Nicaragua hosts youth talent campThe project, funded by the Agitos Foundation, brought together six Central American countries and has identified young athletes, trained coaches and benefitted hundreds. 20 May 2016
“The support the Agitos Foundation gives to the different National Paralympic Committees is crucial”
In total 218 young promising athletes, swimmers and goalball players, and 48 coaches from Panama, Costa Rica, El Salvador, Honduras, Nicaragua and Guatemala participated in the Agitos Foundation Youth Talent Camp held in Nicaragua in early 2016, a project funded by the Agitos Foundation, the development arm of the International Paralympic Committee.
This initiative aimed to encourage the participants to increase their knowledge and improve their training ahead of the Sao Paulo 2017 Youth Parapan American Games, Nicaragua 2018 Para Central American Games and Tokyo 2020 Paralympic Games.
“Nicaragua and the rest of the participant countries have benefitted a lot from this camp,” said Dionicio Zeledon, the project’s General Coordinator.
“Coaches who were trained and athletes who were identified have improved and have increased their knowledge ahead of the next regional and international competitions.”
The camp also gave continuity to the previous programmes that had taken place in the region, impacting thousands of people from across the Americas.
“The youth talent camp in Nicaragua and the previous workshops held in Central America have helped raise awareness about the Paralympic Movement in the region and have attracted new talents,” said Zeledon.
In December 2014, the Road TO15: Agitos Foundation Sessions took place in Mexico ahead of last year´s Parapan American Games, whilst Rio de Janeiro, Brazil, hosted another edition of the ´Road to…´ series in the build-up to the Rio 2016 Paralympic Games.
The camp in Nicaragua was supported by a grant from the Agitos Foundation through another of its Para sport development programmes.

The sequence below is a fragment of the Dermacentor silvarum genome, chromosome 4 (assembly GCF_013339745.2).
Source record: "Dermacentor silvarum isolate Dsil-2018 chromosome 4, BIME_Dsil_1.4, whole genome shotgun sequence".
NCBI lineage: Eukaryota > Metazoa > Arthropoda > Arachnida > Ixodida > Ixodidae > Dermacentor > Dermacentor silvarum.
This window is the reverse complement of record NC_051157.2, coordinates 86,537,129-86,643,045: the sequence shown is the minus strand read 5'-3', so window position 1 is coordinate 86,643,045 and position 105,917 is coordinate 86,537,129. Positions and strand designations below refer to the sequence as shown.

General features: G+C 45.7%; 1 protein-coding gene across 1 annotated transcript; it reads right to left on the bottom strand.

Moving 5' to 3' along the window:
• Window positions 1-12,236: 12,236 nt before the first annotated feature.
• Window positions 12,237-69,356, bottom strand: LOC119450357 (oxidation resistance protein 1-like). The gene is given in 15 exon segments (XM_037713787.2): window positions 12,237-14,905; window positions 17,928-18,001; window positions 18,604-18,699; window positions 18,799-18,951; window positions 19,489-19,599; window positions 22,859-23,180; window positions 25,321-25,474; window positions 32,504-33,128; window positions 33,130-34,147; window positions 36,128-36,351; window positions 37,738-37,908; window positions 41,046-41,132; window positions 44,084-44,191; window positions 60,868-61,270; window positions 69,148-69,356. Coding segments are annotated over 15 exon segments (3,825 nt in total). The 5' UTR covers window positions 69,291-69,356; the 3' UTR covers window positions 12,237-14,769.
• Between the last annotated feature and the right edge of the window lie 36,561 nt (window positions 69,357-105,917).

“The support the Agitos Foundation gives to the different National Paralympic Committees is crucial,” Zeledon added.
“Thanks to all this work the Agitos Foundation has been doing, Nicaragua´s government is now supporting us financially and helping us to have access to sporting facilities.
“I am hoping to see many of the coaches and the athletes that participated in this event competing in future Paralympic Games.”
El Salvador’s 15-year-old swimmer Nahomy del Carmen Guevara had been competing in regional events for two years before taking part in the camp, which motivated her to keep training hard and maybe one day fulfill her dream of representing her country at the Paralympics.
“Being part of this camp taught me that there are no limits and that disability should not stop you from doing what you like,” said Guevara.
“With a lot of effort I may qualify for a Paralympic Games in the future. The Agitos Foundation is very important for all of us during this process, giving us its support.”
Guatemala’s 14-year-old athlete Jorge Mario Gonzalez Cosigua also enjoyed this unique experience.
“I found this camp very interesting. I have learned new techniques that will help me when competing,” he said.
Panama’s 12-year-old swimmer Benito Alexis Perlaza Valdez also took part in the initiative.
“I started competing three years ago and now I know I can really reach far. I like what I do and I will train hard to improve,” he said.
Jose Luis Campo, President of the Americas Paralympic Committee (APC), expressed his satisfaction with the work the Agitos Foundation is doing in the continent.
“It was very important not just for Nicaragua but for the whole of Central America because the region is starting to develop the grassroots and I believe we will see the results in the near future,” he said.
“Thanks to the support of the Agitos Foundation, larger and more qualified delegations from more countries will attend the regional and international Games.”